Odyssey of the Mind teams shine at state

Students compete through creative problem solving


Photo courtesy of San Ramon Valley Unified School District Twitter

From left to right, Sriya Burra, Sasha Karelina, Safoora Nabi, Arpita Gupta, Paul Iancu, Alex Siladie and Sebastian Sandru pose in their Odyssey of the Mind costumes.

Sophia DiGiovanni, Staff Writer

Two of Cal High’s Odyssey of the Mind teams placed last month at the state competition and are heading to the world finals at Iowa State May 25-28.

The teams won first and second place in their respective divisions and problem sets.

The Odyssey of the Mind program is a creativity competition where students develop skits to solve one of five long-term problems that they work on for months before performing. 

The teams do this by making their own props, costumes and scripts, supervised by volunteer parent coaches. Members get eight minutes to present their skit and three to five minutes for the spontaneous problem,  said junior Arpita Gupta. Gupta has been a part of Odyssey of the Mind since eighth grade. 

The long term problems are chosen early in the season and the teams work on them at their weekly meetings through script writing and prop building. 

“Around the fall time, you get to choose one of five or six problems from the organization, and you spend a good six months working on this problem and coming up with your own solution for this problem,” Gupta said.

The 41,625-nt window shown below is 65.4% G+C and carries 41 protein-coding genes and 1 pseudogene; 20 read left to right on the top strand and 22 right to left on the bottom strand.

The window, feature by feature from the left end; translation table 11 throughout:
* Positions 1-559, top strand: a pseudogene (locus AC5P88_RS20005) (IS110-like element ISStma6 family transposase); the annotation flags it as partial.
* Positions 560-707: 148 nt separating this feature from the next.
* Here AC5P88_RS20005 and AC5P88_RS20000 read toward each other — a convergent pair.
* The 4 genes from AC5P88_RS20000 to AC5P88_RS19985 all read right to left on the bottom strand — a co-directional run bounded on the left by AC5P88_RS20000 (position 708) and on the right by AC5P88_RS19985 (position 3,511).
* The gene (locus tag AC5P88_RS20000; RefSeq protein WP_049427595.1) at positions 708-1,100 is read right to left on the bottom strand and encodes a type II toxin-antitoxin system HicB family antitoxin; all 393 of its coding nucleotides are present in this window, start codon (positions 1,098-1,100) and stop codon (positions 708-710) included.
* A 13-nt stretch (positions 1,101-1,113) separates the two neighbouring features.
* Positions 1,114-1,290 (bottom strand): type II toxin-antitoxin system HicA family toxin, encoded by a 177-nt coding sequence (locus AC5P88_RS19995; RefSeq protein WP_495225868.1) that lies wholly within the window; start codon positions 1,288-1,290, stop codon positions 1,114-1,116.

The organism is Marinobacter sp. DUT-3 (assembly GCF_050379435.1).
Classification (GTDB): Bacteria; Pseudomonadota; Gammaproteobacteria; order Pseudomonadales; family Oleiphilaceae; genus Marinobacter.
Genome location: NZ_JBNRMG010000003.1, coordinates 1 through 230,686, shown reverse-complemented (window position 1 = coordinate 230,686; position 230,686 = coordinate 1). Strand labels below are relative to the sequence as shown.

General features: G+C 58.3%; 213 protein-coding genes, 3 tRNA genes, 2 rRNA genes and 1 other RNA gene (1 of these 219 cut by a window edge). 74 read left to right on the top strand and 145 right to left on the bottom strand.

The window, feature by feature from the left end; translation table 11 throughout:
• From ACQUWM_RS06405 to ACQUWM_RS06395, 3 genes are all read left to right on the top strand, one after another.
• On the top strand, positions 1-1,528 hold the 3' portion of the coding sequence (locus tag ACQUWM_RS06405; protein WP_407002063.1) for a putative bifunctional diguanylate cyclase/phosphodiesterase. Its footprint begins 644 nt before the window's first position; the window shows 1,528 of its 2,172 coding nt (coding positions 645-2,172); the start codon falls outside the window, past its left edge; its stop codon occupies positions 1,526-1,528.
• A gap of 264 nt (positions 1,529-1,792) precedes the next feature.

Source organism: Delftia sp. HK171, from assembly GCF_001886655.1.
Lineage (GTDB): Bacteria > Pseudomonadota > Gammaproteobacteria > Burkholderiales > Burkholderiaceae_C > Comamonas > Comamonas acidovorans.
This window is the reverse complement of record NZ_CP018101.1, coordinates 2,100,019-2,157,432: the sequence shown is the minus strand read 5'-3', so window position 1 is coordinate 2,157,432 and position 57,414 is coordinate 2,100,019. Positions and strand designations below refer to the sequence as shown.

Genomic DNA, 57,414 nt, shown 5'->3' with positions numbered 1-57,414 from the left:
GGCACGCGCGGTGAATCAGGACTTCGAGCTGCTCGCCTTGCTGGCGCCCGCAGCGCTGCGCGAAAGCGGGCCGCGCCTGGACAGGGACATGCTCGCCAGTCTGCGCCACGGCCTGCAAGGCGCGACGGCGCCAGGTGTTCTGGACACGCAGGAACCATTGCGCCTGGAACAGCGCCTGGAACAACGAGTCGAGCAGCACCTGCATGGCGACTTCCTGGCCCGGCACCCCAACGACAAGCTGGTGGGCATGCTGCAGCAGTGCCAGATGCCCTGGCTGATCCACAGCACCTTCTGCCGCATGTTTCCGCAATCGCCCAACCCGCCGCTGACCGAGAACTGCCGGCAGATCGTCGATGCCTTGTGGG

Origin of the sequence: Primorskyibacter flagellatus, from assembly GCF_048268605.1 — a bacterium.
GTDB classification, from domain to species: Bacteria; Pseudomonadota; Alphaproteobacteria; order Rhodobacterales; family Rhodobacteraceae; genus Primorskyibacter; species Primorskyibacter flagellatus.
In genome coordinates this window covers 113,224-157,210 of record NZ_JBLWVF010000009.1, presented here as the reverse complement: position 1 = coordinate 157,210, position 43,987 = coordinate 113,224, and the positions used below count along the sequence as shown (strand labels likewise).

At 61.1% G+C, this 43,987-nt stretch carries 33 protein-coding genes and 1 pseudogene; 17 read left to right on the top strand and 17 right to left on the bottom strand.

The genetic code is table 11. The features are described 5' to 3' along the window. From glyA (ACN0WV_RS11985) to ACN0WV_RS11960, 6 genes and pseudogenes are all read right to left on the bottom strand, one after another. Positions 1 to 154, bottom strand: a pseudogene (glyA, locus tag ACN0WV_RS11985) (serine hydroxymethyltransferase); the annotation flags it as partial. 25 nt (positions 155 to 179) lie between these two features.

Gupta’s team, which placed second, chose problem one titled “Escape vroOM” that tasks them with creating a performance set in an escape room. The team had to create one or more vehicles to “assist” them in getting out of the escape room.

The second Cal team placed first solving the problem five titled “Life is a Circus”. The team had to produce a performance about a character who “realizes they are in a circus world mid-act,” according to the Odyssey of the Mind website. The team’s unique spin on the problem presented a “two year COVID anniversary party.”

“Our team, thinking about the past few years, decided that a classic circus might be the whole COVID party,” parent coach Lori Dabaco said, “Their ‘circus’ kind of poked fun at a lot of the things that happened during COVID, like hand sanitizing and wearing masks and that sort of thing.”

Odyssey of the Mind also presents teams with spontaneous problems, which students are given on the day of the competition and teams have to complete in a limited time frame. These problems are either a hands-on puzzle or a verbal challenge.

“You’re basically given a problem [with materials] or a verbal question on the spot, and you have to come up with creative answers,” junior Sriya Burra said.

The spontaneous problem that Burra’s team was tasked with at state was to build a bridge from one end of the table to the other without touching the blocks that were placed on the table.